Do you sparkle, when it comes to diamond lore? If not, better polish up: The purchase of even a small diamond is still a big-ticket big deal, so blowing it is a big-time blunder.
The four Cs -- within our context here -- do not refer to an old doo-wop group. In diamondology, they refer to a stone's character. We'll list the three easier Cs -- carat, cut and color -- and you do your part: Give us that fourth little devil:
Counting down the other Cs -- when it comes to color, a purely and perfectly white diamond is the most valuable and expensive. Correct?
Even though I sense a trick question here, the answer is so patently ''yes,'' I'm goin' for it.
Ain't necessarily so.
Onward now to carats, quiz-lovers. If you find a 50-point diamond under your pillow tomorrow morning, what will you have (besides quite a shock)?
A 500-carat diamond.
A five-carat diamond.
A one-half carat diamond.
Let's cut to the cut -- and, please, if you will, size up for us the most popular shape:
Now that we've run through the four Cs -- let's crown our knowledge with the most overarching C of all -- the fifth C (no relation to the fifth Beatle): Cost. How many clams does this average engagement ring cause us to cough up, we crassly inquire.
Almost exactly $3,000.
Close to $2,000.
All things being equal -- i.e., same quality characteristics are in place -- a two-carat diamond will cost twice as much as a one-carat diamond. Are we right, or what?
I'm going with ''what.''
I vote with ''right.''
Whether buying -- or, just as important, seeking an appraisal -- it's important to go to a jewelry professional you can trust. Nothing controversial there. Problem is, all you've got in your neck of the woods is a Dirty Don's Diamond Den and, of course cross-town, the bright lights of Parolee Paul's Diamond Palace. Where best to turn for a reputable referral?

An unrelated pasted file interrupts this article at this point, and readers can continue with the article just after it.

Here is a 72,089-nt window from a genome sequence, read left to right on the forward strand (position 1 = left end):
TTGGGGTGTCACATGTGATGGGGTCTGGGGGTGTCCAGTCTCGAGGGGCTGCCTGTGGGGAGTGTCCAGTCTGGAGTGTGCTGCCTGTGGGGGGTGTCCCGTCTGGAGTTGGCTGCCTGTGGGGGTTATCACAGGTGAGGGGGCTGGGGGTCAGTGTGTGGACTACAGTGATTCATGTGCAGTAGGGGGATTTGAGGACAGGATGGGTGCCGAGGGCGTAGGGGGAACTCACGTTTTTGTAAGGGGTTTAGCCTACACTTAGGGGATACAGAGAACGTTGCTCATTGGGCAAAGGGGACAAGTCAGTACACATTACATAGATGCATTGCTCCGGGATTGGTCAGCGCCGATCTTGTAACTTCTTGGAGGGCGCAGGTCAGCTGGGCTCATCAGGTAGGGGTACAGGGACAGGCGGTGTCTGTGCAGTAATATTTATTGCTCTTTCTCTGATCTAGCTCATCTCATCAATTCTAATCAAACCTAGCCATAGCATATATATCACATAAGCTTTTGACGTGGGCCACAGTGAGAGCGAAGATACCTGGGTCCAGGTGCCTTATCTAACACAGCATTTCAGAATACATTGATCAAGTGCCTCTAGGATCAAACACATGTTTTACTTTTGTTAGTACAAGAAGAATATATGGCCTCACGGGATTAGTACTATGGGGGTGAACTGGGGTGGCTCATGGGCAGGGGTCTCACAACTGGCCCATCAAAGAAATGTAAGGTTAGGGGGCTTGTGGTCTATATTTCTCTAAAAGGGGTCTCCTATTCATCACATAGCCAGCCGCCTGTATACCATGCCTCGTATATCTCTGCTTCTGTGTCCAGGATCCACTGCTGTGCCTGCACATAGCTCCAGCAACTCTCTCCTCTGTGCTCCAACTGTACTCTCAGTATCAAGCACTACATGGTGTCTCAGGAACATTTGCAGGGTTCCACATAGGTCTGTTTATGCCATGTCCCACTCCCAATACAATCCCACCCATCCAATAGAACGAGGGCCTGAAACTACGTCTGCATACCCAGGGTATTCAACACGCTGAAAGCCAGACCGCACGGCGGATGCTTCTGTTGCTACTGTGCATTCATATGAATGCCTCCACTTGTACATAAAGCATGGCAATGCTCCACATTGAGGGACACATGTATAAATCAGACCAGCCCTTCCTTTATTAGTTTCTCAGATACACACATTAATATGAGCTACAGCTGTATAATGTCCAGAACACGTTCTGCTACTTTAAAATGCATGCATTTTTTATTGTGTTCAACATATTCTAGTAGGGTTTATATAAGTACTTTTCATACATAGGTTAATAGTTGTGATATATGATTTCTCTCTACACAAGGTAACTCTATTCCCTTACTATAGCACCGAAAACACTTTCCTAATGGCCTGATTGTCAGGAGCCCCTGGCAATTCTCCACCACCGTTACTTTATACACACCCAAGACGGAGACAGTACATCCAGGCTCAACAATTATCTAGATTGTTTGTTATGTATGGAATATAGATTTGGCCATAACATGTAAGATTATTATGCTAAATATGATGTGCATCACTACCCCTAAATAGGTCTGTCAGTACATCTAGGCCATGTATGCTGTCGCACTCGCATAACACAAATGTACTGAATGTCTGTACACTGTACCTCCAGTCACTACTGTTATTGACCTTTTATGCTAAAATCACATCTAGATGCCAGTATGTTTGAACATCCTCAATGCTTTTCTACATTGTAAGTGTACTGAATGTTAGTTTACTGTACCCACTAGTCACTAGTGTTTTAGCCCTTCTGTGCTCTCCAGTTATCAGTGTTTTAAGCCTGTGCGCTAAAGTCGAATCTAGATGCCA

Diamonds R Us Info, Serving the Nation Since… What Time is it Now?
The American Gem Society.
Someone whose jewelry and taste you admire.
Diamonds, of course, aren't just for the dainty digits of the affianced, the pinkies of dapper gents, or the tony ties of the tastefully tacked. They're also the birthstone for this month:
Well, whether for engagement rings, pinky rings, birthstones -- or tiaras, for that matter -- how much would you say the annual retail market for diamonds in the U.S. totals?
Over $22 billion.
About $15 billion.
Just under $2.2 billion.
Ah, speaking about totals in diamond sales -- here's a gal who personally -- or, perhaps more specifically and accurately, via her doting hubbies -- has kept the diamond market brisk and healthy over the years: the glamorous and glittering Elizabeth Taylor. The 69.42-carat pear-shaped Taylor-Burton diamond (not to be confused with her equally famous 33.19-carat Krupp diamond) was put to alternate use, when La Liz decided it was just too darn big to be worn on a ring. So how did she use it? As a:
Lethal weapon, when crooks broke into her L.A. mansion.
Pendant on a necklace.
-- Updated: Jan. 27, 2004
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